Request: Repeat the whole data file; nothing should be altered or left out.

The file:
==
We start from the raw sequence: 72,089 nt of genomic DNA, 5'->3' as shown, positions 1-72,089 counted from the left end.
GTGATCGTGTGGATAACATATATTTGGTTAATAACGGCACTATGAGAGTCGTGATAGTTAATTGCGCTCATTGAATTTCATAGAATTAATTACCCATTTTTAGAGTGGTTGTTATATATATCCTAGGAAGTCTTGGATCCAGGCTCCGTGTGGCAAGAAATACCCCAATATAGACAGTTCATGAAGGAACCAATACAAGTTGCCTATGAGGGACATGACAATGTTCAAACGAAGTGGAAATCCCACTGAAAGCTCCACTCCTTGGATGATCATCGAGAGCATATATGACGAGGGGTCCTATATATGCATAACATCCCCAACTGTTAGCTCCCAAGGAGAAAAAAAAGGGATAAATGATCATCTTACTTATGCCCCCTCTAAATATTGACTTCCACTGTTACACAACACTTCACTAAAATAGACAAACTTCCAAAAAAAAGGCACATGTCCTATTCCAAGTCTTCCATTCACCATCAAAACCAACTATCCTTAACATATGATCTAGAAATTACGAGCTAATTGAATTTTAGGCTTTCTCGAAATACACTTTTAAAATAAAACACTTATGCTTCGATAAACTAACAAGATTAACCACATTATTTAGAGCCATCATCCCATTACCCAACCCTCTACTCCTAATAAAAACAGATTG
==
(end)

We start from the raw sequence: 72,089 nt of genomic DNA, 5'->3' as shown, positions 1-72,089 counted from the left end.
GTGATCGTGTGGATAACATATATTTGGTTAATAACGGCACTATGAGAGTCGTGATAGTTAATTGCGCTCATTGAATTTCATAGAATTAATTACCCATTTTTAGAGTGGTTGTTATATATATCCTAGGAAGTCTTGGATCCAGGCTCCGTGTGGCAAGAAATACCCCAATATAGACAGTTCATGAAGGAACCAATACAAGTTGCCTATGAGGGACATGACAATGTTCAAACGAAGTGGAAATCCCACTGAAAGCTCCACTCCTTGGATGATCATCGAGAGCATATATGACGAGGGGTCCTATATATGCATAACATCCCCAACTGTTAGCTCCCAAGGAGAAAAAAAAGGGATAAATGATCATCTTACTTATGCCCCCTCTAAATATTGACTTCCACTGTTACACAACACTTCACTAAAATAGACAAACTTCCAAAAAAAAGGCACATGTCCTATTCCAAGTCTTCCATTCACCATCAAAACCAACTATCCTTAACATATGATCTAGAAATTACGAGCTAATTGAATTTTAGGCTTTCTCGAAATACACTTTTAAAATAAAACACTTATGCTTCGATAAACTAACAAGATTAACCACATTATTTAGAGCCATCATCCCATTACCCAACCCTCTACTCCTAATAAAAACAGATTG